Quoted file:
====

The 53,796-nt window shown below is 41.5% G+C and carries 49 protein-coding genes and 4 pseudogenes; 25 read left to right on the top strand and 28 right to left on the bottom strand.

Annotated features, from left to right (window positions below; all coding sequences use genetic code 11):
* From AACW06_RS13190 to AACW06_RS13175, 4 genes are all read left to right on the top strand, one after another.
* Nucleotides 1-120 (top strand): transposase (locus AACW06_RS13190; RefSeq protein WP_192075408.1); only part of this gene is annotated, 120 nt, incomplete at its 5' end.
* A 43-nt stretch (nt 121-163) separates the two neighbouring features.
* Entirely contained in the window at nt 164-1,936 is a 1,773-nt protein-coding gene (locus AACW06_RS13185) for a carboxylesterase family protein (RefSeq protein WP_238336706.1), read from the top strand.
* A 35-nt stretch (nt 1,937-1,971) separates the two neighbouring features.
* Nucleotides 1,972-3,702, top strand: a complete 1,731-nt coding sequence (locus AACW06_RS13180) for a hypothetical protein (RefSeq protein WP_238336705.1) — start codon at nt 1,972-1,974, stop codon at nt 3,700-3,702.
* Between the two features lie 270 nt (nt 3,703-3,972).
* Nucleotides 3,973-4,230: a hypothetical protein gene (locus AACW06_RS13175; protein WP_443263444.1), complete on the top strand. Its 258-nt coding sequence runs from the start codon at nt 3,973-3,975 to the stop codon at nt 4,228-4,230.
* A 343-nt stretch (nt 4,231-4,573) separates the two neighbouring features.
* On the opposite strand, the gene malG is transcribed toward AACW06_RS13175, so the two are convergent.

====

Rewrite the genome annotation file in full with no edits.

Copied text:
The 53,796-nt window shown below is 41.5% G+C and carries 49 protein-coding genes and 4 pseudogenes; 25 read left to right on the top strand and 28 right to left on the bottom strand.

Annotated features, from left to right (window positions below; all coding sequences use genetic code 11):
* From AACW06_RS13190 to AACW06_RS13175, 4 genes are all read left to right on the top strand, one after another.
* Nucleotides 1-120 (top strand): transposase (locus AACW06_RS13190; RefSeq protein WP_192075408.1); only part of this gene is annotated, 120 nt, incomplete at its 5' end.
* A 43-nt stretch (nt 121-163) separates the two neighbouring features.
* Entirely contained in the window at nt 164-1,936 is a 1,773-nt protein-coding gene (locus AACW06_RS13185) for a carboxylesterase family protein (RefSeq protein WP_238336706.1), read from the top strand.
* A 35-nt stretch (nt 1,937-1,971) separates the two neighbouring features.
* Nucleotides 1,972-3,702, top strand: a complete 1,731-nt coding sequence (locus AACW06_RS13180) for a hypothetical protein (RefSeq protein WP_238336705.1) — start codon at nt 1,972-1,974, stop codon at nt 3,700-3,702.
* Between the two features lie 270 nt (nt 3,703-3,972).
* Nucleotides 3,973-4,230: a hypothetical protein gene (locus AACW06_RS13175; protein WP_443263444.1), complete on the top strand. Its 258-nt coding sequence runs from the start codon at nt 3,973-3,975 to the stop codon at nt 4,228-4,230.
* A 343-nt stretch (nt 4,231-4,573) separates the two neighbouring features.
* On the opposite strand, the gene malG is transcribed toward AACW06_RS13175, so the two are convergent.